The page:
In the Shadow
of the Rails

City of Waukee, Iowa
Waukee, IA
Completion date
December 2017

Located at the trailhead of the Raccoon River Valley Trail in Waukee, Iowa, the Waukee Railroad Pergola: In The Shadow of the Rails is a dynamic integration of public art and infrastructure based on the history of the railroad and creates a unique experience for visitors and a destination for bicyclists and pedestrians.

This dramatic sculptural icon has become a regional landmark and serves as a colorful and whimsical connection between the past, present, and future of the community. Framed by a series of handmade ceramic-clad columns, more than 350 feet long, a trellis of railroad rails casts shadows that weave along the trail. 

The Waukee Railroad Pergola "In the Shadow of the Rails" in Waukee, Iowa. Photo by Kun Zhang.
Lighting Design

Lighting for this public art installation creates a dynamic appeal to bikers that attracts them to this section of the trail system in Central Iowa. 

Color-changing fixtures as well as static blue accent lights draw attention to the destination and help with wayfinding in the middle of a lot of urban sprawl. LED illumination gives dimension to the public art structure and provides a colorful “light show,” thoughtful of the site as it changes from day to night.

The color-changing lighting adds an important safety feature for night riders and gives the installation special interest and flair as night descends. Light fixtures are carefully integrated into art element structures that provide shelter from birds and weather yet integrate fully with the linear expressions of the piece.

Remote drivers were carefully integrated into the structure, while power and data wiring runs down through the columns to a central control room. The lighting interface utilizes a programmable system that can either be manually controlled or run on timed and scheduled events.

Public Art

Public art is about process. Through a combination of site-specific research, documentation, careful listening, and artistic insight, a meaningful story emerged.  

The Raccoon River Valley Trail Association, in conjunction with the City of Waukee, was profoundly committed to the “story,” the integration of the public artwork, and the implementation of the project. Over a three-year period, the project became a reality due in large part to the relationships between artists and the community and the grass-roots marketing and fundraising efforts of key individuals.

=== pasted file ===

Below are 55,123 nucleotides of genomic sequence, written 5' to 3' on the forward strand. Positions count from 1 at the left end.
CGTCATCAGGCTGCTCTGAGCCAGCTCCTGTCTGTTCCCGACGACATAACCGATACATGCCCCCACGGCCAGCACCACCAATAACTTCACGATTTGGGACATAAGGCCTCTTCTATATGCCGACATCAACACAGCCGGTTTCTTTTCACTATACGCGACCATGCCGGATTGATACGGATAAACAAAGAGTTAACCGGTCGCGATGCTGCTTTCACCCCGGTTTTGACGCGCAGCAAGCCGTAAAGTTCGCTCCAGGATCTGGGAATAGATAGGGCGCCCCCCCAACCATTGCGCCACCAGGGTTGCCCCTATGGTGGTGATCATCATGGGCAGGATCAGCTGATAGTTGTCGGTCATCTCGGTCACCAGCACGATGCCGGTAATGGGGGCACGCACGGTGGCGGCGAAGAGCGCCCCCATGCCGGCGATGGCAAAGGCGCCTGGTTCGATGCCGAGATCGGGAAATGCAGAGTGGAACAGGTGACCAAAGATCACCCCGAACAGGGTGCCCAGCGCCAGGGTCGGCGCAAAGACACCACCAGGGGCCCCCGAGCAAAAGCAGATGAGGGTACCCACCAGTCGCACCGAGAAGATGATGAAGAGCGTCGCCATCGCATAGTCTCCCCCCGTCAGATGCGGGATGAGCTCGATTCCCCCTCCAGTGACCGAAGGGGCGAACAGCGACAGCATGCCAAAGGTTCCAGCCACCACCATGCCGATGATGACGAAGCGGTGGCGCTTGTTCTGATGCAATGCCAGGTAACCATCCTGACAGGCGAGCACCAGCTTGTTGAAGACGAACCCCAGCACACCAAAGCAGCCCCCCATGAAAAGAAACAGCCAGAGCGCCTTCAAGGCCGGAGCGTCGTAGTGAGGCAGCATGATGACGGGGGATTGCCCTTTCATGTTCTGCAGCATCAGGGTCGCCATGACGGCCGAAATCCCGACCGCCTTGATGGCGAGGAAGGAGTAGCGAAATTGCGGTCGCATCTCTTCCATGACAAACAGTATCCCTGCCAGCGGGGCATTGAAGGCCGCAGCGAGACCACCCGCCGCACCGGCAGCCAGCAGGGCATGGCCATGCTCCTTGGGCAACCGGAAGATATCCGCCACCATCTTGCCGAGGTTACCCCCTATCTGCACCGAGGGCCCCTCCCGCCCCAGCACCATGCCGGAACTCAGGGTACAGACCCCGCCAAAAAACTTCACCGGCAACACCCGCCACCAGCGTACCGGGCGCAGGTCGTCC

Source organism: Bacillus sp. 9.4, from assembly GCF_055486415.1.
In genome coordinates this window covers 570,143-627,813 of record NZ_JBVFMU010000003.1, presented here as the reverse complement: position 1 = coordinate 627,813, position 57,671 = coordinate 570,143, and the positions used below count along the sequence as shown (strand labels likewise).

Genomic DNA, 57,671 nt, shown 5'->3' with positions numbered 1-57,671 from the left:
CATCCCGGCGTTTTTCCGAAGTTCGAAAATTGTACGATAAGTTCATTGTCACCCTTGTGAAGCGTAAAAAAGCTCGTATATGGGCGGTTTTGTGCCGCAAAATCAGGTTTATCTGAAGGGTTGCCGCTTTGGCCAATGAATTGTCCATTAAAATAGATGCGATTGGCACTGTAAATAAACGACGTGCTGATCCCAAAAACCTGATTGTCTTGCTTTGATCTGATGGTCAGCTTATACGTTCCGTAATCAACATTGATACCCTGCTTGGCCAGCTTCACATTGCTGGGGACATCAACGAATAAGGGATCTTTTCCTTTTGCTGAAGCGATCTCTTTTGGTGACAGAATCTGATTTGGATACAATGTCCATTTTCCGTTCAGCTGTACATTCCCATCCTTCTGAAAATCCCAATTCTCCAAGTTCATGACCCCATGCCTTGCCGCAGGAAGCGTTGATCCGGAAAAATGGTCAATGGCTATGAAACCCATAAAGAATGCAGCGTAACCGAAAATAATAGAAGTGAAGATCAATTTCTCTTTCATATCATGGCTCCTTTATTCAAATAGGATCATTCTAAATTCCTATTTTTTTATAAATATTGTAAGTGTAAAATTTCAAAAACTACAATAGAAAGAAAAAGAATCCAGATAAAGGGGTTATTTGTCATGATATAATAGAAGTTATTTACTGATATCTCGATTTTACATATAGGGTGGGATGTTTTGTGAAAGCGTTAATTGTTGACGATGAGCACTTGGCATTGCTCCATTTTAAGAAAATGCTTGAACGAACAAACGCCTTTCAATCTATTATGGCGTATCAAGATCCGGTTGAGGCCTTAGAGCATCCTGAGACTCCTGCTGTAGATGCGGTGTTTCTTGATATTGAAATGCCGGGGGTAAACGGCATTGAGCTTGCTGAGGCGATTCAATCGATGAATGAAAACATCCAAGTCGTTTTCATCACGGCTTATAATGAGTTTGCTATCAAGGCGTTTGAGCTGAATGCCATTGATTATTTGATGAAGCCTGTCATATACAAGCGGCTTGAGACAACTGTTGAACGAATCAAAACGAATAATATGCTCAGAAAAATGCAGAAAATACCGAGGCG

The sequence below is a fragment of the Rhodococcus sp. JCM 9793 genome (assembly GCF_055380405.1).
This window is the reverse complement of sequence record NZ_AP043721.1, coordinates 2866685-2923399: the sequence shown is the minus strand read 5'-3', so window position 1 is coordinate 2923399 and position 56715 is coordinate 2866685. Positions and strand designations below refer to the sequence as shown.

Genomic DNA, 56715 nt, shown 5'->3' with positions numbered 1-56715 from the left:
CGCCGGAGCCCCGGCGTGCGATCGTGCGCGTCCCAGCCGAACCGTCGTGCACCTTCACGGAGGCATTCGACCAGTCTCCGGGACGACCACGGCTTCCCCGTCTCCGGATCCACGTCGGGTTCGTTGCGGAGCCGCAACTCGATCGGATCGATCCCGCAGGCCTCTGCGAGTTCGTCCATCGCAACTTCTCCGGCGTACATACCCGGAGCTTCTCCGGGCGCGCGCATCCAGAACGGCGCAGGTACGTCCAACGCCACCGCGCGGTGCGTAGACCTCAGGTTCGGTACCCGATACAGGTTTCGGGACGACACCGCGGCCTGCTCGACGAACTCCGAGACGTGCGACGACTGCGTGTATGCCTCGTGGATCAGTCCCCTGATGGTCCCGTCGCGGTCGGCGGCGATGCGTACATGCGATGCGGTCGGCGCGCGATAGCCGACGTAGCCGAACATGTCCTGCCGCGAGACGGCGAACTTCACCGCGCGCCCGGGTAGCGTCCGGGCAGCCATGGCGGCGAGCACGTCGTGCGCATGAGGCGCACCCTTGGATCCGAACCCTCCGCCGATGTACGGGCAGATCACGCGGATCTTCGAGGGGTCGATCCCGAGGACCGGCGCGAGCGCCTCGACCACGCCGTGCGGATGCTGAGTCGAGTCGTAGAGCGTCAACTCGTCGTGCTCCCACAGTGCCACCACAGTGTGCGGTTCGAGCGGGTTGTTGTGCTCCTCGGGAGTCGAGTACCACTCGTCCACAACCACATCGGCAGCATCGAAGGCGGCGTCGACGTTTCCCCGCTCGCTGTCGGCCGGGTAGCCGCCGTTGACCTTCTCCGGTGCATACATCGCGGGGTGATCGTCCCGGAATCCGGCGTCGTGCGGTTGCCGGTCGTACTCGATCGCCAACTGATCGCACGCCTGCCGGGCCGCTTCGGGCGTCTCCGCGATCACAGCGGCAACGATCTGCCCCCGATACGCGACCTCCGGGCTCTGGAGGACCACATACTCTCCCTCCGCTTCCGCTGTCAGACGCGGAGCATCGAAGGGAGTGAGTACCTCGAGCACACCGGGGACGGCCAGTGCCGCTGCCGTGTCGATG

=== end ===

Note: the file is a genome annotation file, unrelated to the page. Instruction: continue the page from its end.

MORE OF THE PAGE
The primary goal for the integration of the public artwork centered on the design and creation of a major trailhead that would welcome the public to the City of Waukee and become a gathering area for the Raccoon River Valley Trail, the longest paved loop in the country. Another significant objective: “make it fun,” an active location to draw a new and larger audience to the trail communities. The project began with extensive artist facilitation and public input to inform the process and give direction to the conceptual development. 

The installation functions in many different ways, with benefits related to health and recreation, as well as a catalyst for regional economic development, reaching out to other communities connected by the trail. Accompanying ornamental bollards wrap the trailhead to reinforce the “triangle,” symbolic of the original town center. LED illumination gives dimension to the structure and provides a colorful “light show,” thoughtful of the site as it changes from day to night. The pergola installation introduces a meaningful contemporary visual theme to achieve character and continuity. It has been scaled in other locations to welcome riders to the entrances of other communities along the trail.


The Waukee Railroad Pergola project represents a collaboration between many different people and organizations: artists, community leaders and activists, trail association members, state cultural and Department of Transportation officials, engineers, architects, landscape architects, lighting designers, educators, students, contractors and fabricators, the public in general, and many donors organized through public/private partnerships, working passionately to bring the project to life. 

The process began with “artistic fact-finding,” a series of cultural engagement meetings that gathered the interest, ideas, and involvement of the community. Options for distinct visual expressions were developed and vetted, building consensus along the way. The result is a memorable destination and experience that welcomes visitors from across the country. 

Merit Award in Design (Built)
ASLA Central States
National Hall of Fame
Rails-to-Trails Conservancy
Merit Award in Design (Built)
ASLA Iowa Chapter